Identity Salon

Amber Dotson (back left), owner, has joined forces with Caitlin Farlow Josey (back right) and LeeAnn Blizzard (front) to form Identity Salon & Suites.

Amber Dotson, Caitlin Farlow Josey and LeeAnn Blizzard have known each other for several years. The experienced hairstylists have worked together in the past but only recently came together in a new venture. Identity Salon & Suites opened for business on Oct. 6, and the trio is excited about their new space.

Dotson is the owner of Identity, and though she had never really had her sights on business ownership in the past, the challenges that COVID-19 brought to the hair industry made her rethink her options. Blizzard, meanwhile, knew she was ready to branch out and try something new. She reached out to Dotson, and the wheels were set in motion to create Identity Salon & Suites.

“Honestly, from our first conversation to opening day was six weeks. It just fell perfectly, every single thing,” said Dotson.

The trio now works out of a fresh, new space in the Columbia Professional Center on Fieldstone Drive. The suite salon business model has become an increasingly popular trend in bigger cities but is still a new idea in the local area. Each of the stylists operates her own salon within the salon, with Dotson’s suite labeled as Identity, Josey’s as Salon Phoenix and Blizzard’s as Head Bangers. Each stylist has the independence to set her own price schedule and sell her own selection of retail products while all sharing common spaces such as shampoo stations and restrooms. 

Dotson said that by each working from their own space, each stylist can set up their salon area to suit the specific needs and preferences of themselves and their clients. 

“It’s really about your individual personality, letting your identity shine and creating a space where you’re most creative and comfortable,” said Dotson. 

She also feels that, particularly during the pandemic, the individual suite salons put clients at ease by providing safe, clean spaces that are not crowded by other people. 

“Here, everyone has a private space where you get to spread out. It’s much more comfortable. People don’t feel overwhelmed,” said Dotson.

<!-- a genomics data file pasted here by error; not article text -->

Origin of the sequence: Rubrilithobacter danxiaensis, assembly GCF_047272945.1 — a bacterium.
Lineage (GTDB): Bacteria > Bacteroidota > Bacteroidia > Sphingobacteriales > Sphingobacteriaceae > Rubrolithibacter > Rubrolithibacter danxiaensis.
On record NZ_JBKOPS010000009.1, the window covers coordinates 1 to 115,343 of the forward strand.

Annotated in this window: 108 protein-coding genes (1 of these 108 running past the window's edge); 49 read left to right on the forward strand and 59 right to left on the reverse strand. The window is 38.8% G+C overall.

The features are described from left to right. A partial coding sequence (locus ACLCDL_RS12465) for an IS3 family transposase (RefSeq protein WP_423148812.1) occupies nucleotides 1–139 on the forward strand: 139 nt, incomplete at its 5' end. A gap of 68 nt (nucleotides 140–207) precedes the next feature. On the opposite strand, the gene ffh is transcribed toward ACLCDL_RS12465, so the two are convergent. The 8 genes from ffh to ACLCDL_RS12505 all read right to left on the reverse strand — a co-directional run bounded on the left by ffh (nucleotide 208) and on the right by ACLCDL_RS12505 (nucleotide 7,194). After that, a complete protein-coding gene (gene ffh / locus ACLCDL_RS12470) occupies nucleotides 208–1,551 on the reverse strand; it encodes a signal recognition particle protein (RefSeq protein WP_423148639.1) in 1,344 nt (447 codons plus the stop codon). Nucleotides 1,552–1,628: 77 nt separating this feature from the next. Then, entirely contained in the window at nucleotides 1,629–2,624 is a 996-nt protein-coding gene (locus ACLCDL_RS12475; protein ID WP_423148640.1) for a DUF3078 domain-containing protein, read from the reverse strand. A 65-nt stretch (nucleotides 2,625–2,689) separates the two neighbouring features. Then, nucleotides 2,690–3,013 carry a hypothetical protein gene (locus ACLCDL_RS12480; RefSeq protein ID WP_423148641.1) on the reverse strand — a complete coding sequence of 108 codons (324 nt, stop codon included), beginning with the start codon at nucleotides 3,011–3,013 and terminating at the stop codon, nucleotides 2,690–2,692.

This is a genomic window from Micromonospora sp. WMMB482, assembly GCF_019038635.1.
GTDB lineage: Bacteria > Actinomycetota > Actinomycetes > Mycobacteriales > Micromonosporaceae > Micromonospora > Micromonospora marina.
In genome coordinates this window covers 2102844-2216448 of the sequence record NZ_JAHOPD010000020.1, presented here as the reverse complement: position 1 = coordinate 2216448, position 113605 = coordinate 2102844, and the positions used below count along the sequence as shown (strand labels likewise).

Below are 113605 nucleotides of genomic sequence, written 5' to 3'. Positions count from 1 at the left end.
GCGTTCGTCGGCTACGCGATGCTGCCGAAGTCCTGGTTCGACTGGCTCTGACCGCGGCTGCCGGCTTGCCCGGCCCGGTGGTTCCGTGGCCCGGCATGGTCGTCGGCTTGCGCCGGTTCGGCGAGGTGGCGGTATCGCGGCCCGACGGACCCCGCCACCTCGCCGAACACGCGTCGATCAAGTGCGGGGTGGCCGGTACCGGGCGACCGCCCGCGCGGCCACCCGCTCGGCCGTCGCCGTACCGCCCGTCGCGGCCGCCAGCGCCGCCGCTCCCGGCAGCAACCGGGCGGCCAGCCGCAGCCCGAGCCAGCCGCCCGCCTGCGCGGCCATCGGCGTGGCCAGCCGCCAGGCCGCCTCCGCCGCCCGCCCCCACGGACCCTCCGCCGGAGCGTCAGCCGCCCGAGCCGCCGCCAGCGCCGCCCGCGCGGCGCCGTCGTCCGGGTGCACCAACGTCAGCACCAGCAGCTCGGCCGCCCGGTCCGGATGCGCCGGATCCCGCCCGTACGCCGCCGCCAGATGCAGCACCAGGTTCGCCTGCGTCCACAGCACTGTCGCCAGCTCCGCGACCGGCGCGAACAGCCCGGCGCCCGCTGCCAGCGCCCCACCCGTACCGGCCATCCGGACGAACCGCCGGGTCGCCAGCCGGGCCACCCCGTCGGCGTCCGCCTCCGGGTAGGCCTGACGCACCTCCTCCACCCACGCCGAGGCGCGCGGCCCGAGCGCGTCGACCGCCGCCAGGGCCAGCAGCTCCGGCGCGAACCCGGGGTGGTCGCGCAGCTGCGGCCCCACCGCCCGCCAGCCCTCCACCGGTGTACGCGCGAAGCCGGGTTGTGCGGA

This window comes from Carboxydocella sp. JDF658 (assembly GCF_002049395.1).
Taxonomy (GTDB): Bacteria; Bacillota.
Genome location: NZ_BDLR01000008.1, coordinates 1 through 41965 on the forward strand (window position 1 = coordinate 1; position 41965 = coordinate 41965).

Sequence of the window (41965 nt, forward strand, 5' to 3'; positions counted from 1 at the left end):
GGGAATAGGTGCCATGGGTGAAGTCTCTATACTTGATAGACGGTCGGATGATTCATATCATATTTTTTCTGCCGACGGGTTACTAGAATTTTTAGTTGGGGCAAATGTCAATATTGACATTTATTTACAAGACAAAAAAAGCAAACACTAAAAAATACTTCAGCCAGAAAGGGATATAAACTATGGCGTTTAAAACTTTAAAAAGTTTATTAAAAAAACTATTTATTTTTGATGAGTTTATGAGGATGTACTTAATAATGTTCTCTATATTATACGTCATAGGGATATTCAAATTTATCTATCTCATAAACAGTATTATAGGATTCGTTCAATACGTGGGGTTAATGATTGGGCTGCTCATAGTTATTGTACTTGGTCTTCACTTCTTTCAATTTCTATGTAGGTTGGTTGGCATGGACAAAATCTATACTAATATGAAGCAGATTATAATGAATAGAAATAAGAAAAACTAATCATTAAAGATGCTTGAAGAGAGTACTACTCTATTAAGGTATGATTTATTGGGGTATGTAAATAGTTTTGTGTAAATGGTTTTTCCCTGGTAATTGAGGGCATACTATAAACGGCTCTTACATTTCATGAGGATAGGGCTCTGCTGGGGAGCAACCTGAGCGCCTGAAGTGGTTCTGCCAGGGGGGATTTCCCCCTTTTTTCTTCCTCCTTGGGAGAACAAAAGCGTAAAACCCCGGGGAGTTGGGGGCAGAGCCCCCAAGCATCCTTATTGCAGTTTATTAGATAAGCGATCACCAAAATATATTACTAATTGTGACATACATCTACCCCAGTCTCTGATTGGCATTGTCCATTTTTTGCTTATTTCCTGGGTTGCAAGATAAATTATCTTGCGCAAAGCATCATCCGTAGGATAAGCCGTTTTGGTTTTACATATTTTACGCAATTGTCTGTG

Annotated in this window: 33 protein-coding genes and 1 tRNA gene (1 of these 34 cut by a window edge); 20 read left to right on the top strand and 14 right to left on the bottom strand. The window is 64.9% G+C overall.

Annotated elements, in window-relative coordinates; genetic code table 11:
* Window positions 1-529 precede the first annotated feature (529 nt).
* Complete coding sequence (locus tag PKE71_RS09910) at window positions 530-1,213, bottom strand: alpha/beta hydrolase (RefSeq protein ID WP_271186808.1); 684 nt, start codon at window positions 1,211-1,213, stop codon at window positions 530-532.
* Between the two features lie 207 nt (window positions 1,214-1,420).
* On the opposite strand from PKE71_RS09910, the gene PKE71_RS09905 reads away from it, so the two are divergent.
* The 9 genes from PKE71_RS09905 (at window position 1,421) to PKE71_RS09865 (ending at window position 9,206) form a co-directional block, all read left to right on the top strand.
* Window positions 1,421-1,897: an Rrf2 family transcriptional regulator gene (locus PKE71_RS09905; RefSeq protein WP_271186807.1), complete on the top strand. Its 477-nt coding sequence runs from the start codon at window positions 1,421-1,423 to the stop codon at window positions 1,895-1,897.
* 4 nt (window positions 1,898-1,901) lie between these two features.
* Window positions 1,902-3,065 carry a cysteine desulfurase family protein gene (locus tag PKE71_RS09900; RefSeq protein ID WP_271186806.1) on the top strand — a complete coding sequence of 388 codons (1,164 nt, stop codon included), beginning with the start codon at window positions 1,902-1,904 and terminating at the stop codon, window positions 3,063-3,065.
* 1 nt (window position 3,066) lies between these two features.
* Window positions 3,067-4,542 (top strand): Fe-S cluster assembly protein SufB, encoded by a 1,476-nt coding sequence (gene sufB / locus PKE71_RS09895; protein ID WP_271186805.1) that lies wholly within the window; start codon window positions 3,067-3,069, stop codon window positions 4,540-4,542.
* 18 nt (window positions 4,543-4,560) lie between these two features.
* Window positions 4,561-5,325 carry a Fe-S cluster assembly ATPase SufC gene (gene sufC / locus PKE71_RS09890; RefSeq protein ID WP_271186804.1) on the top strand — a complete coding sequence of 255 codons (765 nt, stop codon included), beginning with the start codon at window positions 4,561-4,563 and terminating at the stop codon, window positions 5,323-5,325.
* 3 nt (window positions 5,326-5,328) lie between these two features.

All three stylists feel the separate spaces allows them to feel a sense of calm and peace that, in return, has reenergized their individual creativity for their work.

“I like how each salon has its own personality to it,” said Blizzard. “I love being here. I just love how quiet it is.”

Identity offers standard salon services including haircuts for men, women and children, coloring, eyebrow waxing and tinting and hair extensions. Retail products from lines such as Wella, Thrix, Surface, Malibu and Sebastian are available in the three suite salons. The salon strives to offer a welcoming environment to all including being an LGBTQ+-friendly business.

Dotson has been doing hair for more than 20 years, and she enjoys the bonds she has formed with her clients over that time. She specializes in blonding, color and demineralization of hair affected by hard water. 

Josey got a degree in business in 2012 before attending cosmetology school. For her, the salon business is where she has always been most comfortable. 

“I couldn’t see myself sitting in a cubicle or behind a desk by myself all day long,” said Josey. “I’m too social and hands-on.”

Josey’s favorite aspects of hairstyling include blonding, balayage and fashion colors. 

Blizzard has been a licensed stylist for 15 years. She enjoys working with vivid, funky colors and loves helping people take chances on a completely new look.

“I get ecstatic when I have a girl come in here with hair down to their back and they decide they want to pixie cut it. I think that is awesome,” said Blizzard. “I get a good bit of gratification from doing things that are outside the box.”

In addition to developing their individual salon suites, the team at Identity has also taken part in group certification courses since opening their doors. They recently completed a Barbicide certification course specifically focused on COVID-19 salon sanitization practices. They also took part in a webinar course sponsored by the Professional Beauty Association called Cut it Out, a program that helps stylists identify signs of domestic violence in their clients and equips the stylists with strategies to help women suffering from such situations. The three stylists feel that participating in such programs has brought them closer together.

“While we’re individuals, we’re very much a team,” said Dotson.

For all three stylists, the relationships they form with clients are what they cherish most.

“A lot of our clients turn into family or close friends,” said Josey. “We form these bonds with each other.”

Additionally, Blizzard likes helping her clients express themselves through their appearance.

“I want people to be themselves, and I don’t want people to be afraid to try something,” said Blizzard. 

Josey also loves how one good haircut can bring back a person’s self-confidence even when they are going through a bad time.

“When you turn them around in the chair, and they look in the mirror and they light up and that smile comes back, that’s the most rewarding part of our job,” said Josey.

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